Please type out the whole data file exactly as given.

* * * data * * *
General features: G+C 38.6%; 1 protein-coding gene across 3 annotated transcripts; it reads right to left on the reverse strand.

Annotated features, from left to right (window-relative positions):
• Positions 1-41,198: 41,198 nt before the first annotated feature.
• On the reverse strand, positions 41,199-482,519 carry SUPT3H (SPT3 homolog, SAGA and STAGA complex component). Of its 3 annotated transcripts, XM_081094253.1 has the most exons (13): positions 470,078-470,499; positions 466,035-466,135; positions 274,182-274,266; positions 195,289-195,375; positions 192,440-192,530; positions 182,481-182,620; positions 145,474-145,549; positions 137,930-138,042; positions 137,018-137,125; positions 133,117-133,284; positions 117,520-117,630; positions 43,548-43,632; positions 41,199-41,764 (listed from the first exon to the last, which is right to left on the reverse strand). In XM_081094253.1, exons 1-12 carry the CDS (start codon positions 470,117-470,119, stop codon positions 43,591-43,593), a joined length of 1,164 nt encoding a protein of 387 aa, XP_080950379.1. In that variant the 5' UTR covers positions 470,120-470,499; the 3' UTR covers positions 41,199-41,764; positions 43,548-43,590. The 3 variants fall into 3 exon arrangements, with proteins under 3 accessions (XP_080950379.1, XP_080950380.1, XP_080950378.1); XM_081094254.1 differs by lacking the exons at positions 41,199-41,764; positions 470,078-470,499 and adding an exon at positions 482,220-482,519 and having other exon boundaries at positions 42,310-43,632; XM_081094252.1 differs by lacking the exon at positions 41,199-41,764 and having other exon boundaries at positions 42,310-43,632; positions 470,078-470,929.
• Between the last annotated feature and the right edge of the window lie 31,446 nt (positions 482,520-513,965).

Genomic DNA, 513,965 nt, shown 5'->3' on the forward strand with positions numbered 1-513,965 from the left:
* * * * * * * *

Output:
General features: G+C 38.6%; 1 protein-coding gene across 3 annotated transcripts; it reads right to left on the reverse strand.

Annotated features, from left to right (window-relative positions):
• Positions 1-41,198: 41,198 nt before the first annotated feature.
• On the reverse strand, positions 41,199-482,519 carry SUPT3H (SPT3 homolog, SAGA and STAGA complex component). Of its 3 annotated transcripts, XM_081094253.1 has the most exons (13): positions 470,078-470,499; positions 466,035-466,135; positions 274,182-274,266; positions 195,289-195,375; positions 192,440-192,530; positions 182,481-182,620; positions 145,474-145,549; positions 137,930-138,042; positions 137,018-137,125; positions 133,117-133,284; positions 117,520-117,630; positions 43,548-43,632; positions 41,199-41,764 (listed from the first exon to the last, which is right to left on the reverse strand). In XM_081094253.1, exons 1-12 carry the CDS (start codon positions 470,117-470,119, stop codon positions 43,591-43,593), a joined length of 1,164 nt encoding a protein of 387 aa, XP_080950379.1. In that variant the 5' UTR covers positions 470,120-470,499; the 3' UTR covers positions 41,199-41,764; positions 43,548-43,590. The 3 variants fall into 3 exon arrangements, with proteins under 3 accessions (XP_080950379.1, XP_080950380.1, XP_080950378.1); XM_081094254.1 differs by lacking the exons at positions 41,199-41,764; positions 470,078-470,499 and adding an exon at positions 482,220-482,519 and having other exon boundaries at positions 42,310-43,632; XM_081094252.1 differs by lacking the exon at positions 41,199-41,764 and having other exon boundaries at positions 42,310-43,632; positions 470,078-470,929.
• Between the last annotated feature and the right edge of the window lie 31,446 nt (positions 482,520-513,965).

Genomic DNA, 513,965 nt, shown 5'->3' on the forward strand with positions numbered 1-513,965 from the left: